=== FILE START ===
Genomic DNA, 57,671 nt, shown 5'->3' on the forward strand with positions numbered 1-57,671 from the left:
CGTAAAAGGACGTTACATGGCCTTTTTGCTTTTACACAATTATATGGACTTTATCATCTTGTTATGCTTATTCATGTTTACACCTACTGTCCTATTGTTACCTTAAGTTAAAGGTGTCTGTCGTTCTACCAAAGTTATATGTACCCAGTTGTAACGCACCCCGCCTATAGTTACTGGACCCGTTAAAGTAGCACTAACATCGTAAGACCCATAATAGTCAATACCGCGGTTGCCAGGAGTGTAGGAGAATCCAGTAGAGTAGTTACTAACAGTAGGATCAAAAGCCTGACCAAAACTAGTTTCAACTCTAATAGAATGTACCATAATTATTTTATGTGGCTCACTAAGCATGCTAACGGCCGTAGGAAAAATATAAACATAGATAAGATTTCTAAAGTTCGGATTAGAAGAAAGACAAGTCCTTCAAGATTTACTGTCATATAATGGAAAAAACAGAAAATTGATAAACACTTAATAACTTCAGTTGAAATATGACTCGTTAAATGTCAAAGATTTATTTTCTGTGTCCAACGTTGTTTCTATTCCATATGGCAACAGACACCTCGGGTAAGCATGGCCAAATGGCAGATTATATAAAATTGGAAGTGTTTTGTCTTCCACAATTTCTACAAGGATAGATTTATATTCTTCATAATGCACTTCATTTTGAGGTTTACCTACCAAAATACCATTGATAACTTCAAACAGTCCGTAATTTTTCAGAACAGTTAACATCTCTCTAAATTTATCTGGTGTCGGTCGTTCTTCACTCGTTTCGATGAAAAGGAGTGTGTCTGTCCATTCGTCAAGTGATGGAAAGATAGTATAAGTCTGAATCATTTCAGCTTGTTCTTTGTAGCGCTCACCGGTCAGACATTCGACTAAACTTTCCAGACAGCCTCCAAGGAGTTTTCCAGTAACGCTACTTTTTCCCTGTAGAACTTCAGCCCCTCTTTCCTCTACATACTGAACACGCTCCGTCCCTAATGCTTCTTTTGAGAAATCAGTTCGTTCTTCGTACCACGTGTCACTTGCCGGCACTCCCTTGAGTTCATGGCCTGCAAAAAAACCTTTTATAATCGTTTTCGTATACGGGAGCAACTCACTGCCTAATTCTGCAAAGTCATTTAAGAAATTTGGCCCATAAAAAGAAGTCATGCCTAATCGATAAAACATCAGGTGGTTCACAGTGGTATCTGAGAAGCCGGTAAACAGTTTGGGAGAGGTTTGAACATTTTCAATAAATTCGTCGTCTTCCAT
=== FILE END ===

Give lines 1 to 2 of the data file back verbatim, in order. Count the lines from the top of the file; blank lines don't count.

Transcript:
Genomic DNA, 57,671 nt, shown 5'->3' on the forward strand with positions numbered 1-57,671 from the left:
CGTAAAAGGACGTTACATGGCCTTTTTGCTTTTACACAATTATATGGACTTTATCATCTTGTTATGCTTATTCATGTTTACACCTACTGTCCTATTGTTACCTTAAGTTAAAGGTGTCTGTCGTTCTACCAAAGTTATATGTACCCAGTTGTAACGCACCCCGCCTATAGTTACTGGACCCGTTAAAGTAGCACTAACATCGTAAGACCCATAATAGTCAATACCGCGGTTGCCAGGAGTGTAGGAGAATCCAGTAGAGTAGTTACTAACAGTAGGATCAAAAGCCTGACCAAAACTAGTTTCAACTCTAATAGAATGTACCATAATTATTTTATGTGGCTCACTAAGCATGCTAACGGCCGTAGGAAAAATATAAACATAGATAAGATTTCTAAAGTTCGGATTAGAAGAAAGACAAGTCCTTCAAGATTTACTGTCATATAATGGAAAAAACAGAAAATTGATAAACACTTAATAACTTCAGTTGAAATATGACTCGTTAAATGTCAAAGATTTATTTTCTGTGTCCAACGTTGTTTCTATTCCATATGGCAACAGACACCTCGGGTAAGCATGGCCAAATGGCAGATTATATAAAATTGGAAGTGTTTTGTCTTCCACAATTTCTACAAGGATAGATTTATATTCTTCATAATGCACTTCATTTTGAGGTTTACCTACCAAAATACCATTGATAACTTCAAACAGTCCGTAATTTTTCAGAACAGTTAACATCTCTCTAAATTTATCTGGTGTCGGTCGTTCTTCACTCGTTTCGATGAAAAGGAGTGTGTCTGTCCATTCGTCAAGTGATGGAAAGATAGTATAAGTCTGAATCATTTCAGCTTGTTCTTTGTAGCGCTCACCGGTCAGACATTCGACTAAACTTTCCAGACAGCCTCCAAGGAGTTTTCCAGTAACGCTACTTTTTCCCTGTAGAACTTCAGCCCCTCTTTCCTCTACATACTGAACACGCTCCGTCCCTAATGCTTCTTTTGAGAAATCAGTTCGTTCTTCGTACCACGTGTCACTTGCCGGCACTCCCTTGAGTTCATGGCCTGCAAAAAAACCTTTTATAATCGTTTTCGTATACGGGAGCAACTCACTGCCTAATTCTGCAAAGTCATTTAAGAAATTTGGCCCATAAAAAGAAGTCATGCCTAATCGATAAAACATCAGGTGGTTCACAGTGGTATCTGAGAAGCCGGTAAACAGTTTGGGAGAGGTTTGAACATTTTCAATAAATTCGTCGTCTTCCAT